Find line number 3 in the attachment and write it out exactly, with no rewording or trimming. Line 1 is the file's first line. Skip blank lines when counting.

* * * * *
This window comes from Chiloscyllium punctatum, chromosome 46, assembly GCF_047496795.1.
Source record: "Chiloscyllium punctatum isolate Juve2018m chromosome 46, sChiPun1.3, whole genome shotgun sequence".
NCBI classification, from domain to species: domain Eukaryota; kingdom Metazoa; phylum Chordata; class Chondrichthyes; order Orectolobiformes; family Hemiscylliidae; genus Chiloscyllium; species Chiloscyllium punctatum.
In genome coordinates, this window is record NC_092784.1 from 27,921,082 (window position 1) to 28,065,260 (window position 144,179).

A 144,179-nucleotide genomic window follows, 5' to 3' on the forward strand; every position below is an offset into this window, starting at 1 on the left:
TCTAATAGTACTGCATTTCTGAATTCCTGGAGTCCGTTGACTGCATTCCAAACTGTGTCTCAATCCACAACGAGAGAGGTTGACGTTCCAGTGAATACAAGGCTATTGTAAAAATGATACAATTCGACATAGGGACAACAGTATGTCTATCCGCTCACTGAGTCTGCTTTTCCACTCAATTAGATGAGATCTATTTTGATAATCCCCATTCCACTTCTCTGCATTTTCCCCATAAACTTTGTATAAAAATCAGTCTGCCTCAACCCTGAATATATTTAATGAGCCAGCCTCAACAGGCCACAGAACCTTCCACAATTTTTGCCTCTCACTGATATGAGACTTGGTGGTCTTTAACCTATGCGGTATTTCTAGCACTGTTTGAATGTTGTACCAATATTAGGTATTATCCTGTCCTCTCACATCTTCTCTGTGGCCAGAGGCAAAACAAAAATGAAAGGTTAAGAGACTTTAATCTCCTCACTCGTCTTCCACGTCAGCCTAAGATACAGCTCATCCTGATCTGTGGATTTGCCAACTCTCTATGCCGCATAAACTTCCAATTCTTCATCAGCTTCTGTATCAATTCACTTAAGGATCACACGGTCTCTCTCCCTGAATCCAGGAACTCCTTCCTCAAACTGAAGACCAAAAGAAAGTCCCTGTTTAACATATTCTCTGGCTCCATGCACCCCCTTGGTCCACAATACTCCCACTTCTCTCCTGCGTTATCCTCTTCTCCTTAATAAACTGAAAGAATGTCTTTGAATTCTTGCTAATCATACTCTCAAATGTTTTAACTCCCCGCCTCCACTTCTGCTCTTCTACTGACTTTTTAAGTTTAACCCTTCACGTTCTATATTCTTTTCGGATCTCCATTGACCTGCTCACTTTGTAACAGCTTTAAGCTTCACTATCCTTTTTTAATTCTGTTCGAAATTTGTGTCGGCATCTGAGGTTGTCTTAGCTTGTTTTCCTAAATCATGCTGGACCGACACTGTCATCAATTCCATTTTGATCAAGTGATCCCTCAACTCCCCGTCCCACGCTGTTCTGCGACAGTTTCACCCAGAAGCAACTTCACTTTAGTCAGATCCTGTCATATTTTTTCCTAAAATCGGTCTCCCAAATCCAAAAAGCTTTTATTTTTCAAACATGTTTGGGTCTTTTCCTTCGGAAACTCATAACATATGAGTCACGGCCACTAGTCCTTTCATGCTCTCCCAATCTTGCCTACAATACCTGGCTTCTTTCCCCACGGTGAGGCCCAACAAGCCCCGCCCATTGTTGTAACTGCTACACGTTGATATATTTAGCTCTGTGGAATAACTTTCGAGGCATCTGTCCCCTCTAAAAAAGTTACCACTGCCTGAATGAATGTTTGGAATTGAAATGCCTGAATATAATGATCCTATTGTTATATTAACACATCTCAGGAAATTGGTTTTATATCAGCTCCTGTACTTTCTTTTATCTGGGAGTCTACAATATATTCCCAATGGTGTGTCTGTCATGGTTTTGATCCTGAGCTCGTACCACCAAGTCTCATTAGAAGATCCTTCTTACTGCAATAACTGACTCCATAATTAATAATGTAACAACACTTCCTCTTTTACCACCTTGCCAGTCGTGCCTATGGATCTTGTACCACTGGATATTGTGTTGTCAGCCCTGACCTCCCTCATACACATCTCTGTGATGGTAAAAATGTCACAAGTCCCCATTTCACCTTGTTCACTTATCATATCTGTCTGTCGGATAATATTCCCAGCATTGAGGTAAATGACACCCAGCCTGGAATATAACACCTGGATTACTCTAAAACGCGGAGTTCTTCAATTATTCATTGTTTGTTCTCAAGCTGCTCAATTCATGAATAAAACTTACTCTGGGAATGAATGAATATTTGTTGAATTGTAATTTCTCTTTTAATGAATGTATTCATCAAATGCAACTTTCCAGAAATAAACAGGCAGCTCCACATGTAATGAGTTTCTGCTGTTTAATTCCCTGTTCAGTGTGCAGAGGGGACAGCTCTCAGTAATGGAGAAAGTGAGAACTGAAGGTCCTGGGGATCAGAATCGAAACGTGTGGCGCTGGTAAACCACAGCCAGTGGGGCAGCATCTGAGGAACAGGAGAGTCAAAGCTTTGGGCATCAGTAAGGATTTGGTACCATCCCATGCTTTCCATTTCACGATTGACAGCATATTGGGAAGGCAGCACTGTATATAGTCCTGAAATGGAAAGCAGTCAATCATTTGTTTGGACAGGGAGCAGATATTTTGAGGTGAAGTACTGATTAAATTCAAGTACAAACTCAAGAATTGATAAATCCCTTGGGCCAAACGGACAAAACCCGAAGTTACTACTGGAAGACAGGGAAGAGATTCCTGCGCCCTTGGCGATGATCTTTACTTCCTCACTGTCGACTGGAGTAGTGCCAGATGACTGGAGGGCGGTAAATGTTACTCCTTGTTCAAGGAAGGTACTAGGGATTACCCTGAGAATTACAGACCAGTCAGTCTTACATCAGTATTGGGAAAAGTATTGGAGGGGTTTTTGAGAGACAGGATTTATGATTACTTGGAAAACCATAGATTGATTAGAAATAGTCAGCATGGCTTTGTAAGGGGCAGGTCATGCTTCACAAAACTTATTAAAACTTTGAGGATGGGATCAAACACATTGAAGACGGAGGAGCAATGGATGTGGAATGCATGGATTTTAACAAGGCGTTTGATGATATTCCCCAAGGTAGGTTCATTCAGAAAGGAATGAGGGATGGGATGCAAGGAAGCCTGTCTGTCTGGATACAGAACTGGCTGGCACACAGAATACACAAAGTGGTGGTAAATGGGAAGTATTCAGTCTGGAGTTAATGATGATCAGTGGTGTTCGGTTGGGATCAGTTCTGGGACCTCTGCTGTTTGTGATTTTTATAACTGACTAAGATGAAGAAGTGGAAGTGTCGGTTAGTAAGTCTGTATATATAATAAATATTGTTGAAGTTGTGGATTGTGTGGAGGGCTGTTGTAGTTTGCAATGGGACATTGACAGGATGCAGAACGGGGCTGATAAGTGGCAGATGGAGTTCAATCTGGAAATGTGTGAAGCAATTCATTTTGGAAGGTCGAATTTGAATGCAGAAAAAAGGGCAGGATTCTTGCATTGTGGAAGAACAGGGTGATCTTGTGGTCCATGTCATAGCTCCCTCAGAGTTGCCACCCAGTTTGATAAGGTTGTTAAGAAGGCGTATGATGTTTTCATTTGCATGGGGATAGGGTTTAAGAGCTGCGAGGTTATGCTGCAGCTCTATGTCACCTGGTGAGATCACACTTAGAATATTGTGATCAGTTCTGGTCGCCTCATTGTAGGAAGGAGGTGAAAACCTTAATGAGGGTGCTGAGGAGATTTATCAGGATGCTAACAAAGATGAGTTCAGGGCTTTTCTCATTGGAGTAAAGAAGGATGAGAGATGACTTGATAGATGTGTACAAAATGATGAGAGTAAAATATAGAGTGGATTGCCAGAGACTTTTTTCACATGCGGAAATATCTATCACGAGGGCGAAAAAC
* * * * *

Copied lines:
NCBI classification, from domain to species: domain Eukaryota; kingdom Metazoa; phylum Chordata; class Chondrichthyes; order Orectolobiformes; family Hemiscylliidae; genus Chiloscyllium; species Chiloscyllium punctatum.